12. What was the position on February 23, 1939, when the taxes were paid? If it was the Maharajah's obligation, as between himself and Mr. Seksaria, to find the money, just as much was it Mr. Seksaria's, as between him and the appellant company. There is nothing in the sub-sale agreement to shift the obligation from the vendor. At that date he had failed in his duty to the company, not the less because the cause of his failure was the Maharajah's breach towards him. It is true that before instituting the present suit the appellant company did not go through the formality of notifying to Mr. Seksaria that it would assert its legal rights against him, either for breach of his obligation under Section 55(7)(g) of the Transfer of Property Act or under Section 69 of the Indian Contract Act (a section which will be more fully considered later). But why should it? The facts spoke for themselves, and the immediate purpose both of Mr. Seksaria and the appellant company, once the property had been saved from forced sale, was to join together in a suit to recover from the persons primarily liable the amount of money that had been expended. It seems to their Lordships neither right in law nor just in practice, once it be conceded that the Maharajah had undertaken to Mr. Seksaria that he would clear off these taxes, that the Maharajah should be absolved from liability merely because Mr. Seksaria had not gone through the procedure of paying over to the appellant company, his co-plaintiff in the suit, the sum of money which he would certainly have to make good to it unless it could obtain indemnity from the Maharajah or the trustees direct.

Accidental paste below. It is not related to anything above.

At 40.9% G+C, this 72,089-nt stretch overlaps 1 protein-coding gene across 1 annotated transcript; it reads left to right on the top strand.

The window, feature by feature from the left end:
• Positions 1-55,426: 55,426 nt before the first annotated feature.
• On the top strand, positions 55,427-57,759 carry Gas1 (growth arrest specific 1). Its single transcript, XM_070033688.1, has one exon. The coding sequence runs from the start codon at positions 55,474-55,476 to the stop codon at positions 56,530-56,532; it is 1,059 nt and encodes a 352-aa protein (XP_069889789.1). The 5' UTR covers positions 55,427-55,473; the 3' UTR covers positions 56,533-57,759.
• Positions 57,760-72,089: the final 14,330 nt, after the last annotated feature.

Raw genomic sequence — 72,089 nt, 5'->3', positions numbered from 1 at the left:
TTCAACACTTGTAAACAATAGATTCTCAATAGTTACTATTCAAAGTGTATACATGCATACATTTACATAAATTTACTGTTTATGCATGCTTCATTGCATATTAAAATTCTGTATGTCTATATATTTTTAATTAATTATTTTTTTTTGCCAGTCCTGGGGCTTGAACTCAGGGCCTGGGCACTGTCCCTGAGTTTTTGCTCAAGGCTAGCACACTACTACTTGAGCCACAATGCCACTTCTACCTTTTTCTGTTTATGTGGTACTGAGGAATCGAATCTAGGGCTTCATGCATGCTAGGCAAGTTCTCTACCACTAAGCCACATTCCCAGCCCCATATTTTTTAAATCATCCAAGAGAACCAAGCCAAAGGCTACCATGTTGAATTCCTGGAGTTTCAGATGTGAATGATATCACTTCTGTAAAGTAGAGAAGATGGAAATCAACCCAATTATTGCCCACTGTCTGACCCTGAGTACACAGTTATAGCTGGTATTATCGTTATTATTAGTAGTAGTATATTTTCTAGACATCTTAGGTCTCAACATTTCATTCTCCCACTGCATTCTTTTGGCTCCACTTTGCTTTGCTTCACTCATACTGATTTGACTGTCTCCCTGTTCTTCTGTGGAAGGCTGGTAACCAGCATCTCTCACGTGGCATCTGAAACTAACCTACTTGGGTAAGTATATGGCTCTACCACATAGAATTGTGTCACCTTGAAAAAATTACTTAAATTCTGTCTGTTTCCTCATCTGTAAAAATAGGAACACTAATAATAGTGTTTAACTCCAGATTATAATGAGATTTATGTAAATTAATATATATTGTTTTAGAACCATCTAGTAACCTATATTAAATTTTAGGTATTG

13. It is now necessary to consider what are the rights of the company. In their Lordships' view those rights are to be found in Section 69 of the Indian Contract Act. That section runs as follows :
A person who is interested in the payment of money which another is bound by law to pay, and who therefore pays it, is entitled to be reimbursed by the other.